'Blood Diamonds' was the only performance art show of the Main Festival and was conceptualized and directed by Brett Bailey - one of the leading performance artists in South Africa. He created a number of installation pieces (containing performers) in the Grahamstown railway station - where each installation highlighted a certain social reality that
illuminated the inequality that exists between the white and black communities in Grahamstown. I experienced the sense of walking through a museum - adorned by live art. One of the most striking images were old black women who were pavement fruit sellers, where Bailey enclosed them in metal cages - to symbolize how they are trapped in poverty.
Another effective image was a choir made up of street people that were hidden inside cardboard boxes (usually used for warmth in the winter). The audience members were guided through the installations by a small street child, who took each member by hand and silently walked us through the entire exhibition. The railway station is right next to the cemetery, and the final image was of a black man seated on a gravestone, with a white man lying on his lap, both softly humming a tune.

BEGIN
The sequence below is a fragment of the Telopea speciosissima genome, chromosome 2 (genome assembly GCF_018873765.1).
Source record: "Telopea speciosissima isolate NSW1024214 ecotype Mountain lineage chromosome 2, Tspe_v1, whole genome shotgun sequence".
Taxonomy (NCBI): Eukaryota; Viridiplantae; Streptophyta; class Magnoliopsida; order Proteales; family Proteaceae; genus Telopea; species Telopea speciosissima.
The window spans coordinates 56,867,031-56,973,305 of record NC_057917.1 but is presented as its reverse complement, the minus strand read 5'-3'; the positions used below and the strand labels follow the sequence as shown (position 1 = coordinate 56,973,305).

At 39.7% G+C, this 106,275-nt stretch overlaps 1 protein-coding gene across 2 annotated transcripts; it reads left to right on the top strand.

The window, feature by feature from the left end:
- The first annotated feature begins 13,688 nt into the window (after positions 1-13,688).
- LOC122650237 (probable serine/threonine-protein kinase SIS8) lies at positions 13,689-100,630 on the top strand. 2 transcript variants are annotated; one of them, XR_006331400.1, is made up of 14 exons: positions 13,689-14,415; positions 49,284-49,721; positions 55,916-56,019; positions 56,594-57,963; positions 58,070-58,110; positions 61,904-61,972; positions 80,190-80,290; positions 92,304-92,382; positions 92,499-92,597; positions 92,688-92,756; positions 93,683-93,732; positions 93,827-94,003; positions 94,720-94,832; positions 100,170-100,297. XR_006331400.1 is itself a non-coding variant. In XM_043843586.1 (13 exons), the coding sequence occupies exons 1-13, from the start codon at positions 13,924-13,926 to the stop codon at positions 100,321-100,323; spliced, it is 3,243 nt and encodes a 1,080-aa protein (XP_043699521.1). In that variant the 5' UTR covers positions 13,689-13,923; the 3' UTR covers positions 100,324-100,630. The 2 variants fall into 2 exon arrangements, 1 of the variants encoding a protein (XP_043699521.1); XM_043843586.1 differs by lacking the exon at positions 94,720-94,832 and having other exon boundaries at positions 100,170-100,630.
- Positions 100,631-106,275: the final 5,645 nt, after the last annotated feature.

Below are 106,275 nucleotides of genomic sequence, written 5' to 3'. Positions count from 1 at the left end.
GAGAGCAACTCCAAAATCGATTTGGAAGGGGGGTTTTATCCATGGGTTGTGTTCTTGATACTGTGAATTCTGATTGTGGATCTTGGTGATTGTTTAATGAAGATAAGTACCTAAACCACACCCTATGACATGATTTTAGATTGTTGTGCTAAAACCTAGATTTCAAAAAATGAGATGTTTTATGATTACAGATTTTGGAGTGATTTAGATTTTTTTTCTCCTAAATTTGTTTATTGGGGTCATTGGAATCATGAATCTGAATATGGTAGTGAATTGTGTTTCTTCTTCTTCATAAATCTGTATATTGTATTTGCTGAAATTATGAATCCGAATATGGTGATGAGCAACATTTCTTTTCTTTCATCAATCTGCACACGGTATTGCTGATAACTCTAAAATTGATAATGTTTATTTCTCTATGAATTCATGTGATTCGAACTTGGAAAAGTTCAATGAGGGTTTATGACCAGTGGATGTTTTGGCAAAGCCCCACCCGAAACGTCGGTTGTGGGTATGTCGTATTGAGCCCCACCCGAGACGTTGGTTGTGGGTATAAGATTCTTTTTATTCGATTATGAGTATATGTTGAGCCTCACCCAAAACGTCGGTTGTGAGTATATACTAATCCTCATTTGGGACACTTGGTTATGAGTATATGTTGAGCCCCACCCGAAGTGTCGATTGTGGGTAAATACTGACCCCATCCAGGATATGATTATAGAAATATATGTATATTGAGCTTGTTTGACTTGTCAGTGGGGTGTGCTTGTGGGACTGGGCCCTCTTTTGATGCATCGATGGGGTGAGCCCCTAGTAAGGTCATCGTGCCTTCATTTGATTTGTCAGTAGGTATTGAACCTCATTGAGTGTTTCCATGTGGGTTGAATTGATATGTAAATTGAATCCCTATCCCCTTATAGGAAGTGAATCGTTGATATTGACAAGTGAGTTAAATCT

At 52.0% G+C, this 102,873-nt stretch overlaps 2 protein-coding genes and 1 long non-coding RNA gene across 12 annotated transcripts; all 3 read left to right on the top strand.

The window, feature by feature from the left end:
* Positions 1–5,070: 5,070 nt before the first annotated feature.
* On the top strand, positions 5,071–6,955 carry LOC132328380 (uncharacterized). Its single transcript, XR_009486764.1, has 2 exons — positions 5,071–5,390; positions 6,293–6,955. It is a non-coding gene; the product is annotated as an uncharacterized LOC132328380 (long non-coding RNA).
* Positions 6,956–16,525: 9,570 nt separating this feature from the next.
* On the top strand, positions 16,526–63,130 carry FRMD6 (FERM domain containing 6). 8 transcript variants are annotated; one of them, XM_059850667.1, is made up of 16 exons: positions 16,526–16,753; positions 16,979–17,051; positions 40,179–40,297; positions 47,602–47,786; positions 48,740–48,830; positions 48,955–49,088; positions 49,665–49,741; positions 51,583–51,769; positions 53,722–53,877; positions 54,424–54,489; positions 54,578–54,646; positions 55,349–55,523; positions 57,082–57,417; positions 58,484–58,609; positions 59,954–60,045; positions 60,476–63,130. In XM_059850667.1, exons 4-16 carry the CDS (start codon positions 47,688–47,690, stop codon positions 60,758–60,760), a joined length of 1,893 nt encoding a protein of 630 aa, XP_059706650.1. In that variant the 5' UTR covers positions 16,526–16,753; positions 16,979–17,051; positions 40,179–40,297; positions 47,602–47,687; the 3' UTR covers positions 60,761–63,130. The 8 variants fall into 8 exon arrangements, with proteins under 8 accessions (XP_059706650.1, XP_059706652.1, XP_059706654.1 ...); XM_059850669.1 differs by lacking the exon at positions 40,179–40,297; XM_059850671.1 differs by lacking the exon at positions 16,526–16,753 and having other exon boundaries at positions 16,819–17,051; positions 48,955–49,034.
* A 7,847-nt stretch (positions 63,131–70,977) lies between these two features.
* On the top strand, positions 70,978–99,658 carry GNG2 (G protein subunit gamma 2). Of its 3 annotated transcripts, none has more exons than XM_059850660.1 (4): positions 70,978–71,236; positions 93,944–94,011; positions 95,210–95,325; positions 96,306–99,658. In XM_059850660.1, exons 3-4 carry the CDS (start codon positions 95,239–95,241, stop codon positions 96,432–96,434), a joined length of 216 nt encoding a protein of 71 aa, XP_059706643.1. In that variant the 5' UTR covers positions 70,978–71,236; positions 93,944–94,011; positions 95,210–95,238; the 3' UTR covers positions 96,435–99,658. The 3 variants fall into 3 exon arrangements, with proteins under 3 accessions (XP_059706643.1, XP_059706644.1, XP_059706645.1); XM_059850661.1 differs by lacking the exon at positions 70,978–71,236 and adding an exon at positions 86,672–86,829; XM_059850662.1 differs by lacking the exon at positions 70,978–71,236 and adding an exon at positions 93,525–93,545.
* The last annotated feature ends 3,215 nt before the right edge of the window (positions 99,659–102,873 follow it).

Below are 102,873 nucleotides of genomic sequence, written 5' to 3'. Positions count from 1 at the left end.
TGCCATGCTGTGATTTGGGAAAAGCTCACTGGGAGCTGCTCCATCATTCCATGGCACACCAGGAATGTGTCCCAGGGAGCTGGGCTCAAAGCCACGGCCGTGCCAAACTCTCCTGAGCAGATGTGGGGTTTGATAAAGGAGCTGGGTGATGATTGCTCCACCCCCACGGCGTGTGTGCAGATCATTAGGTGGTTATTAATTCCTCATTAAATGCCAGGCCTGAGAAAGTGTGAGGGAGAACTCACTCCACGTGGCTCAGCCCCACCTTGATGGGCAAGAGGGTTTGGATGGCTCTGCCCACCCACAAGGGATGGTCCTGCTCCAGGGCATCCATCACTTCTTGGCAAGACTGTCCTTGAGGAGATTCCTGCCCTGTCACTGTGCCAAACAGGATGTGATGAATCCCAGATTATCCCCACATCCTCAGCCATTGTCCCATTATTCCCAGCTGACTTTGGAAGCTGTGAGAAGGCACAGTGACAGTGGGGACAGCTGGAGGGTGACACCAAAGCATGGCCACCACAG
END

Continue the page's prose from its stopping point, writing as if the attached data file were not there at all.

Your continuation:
This image shows reconcilitation between the two communities close to the end of their journey. Most of the images just dramatized scenes from the daily life in Grahamstown - and yet were so striking when isolated and crafted in the way he did. This piece really struck me as a fantastic example how simplicity and reality are two of the strongest elements in powerful theatrical performances.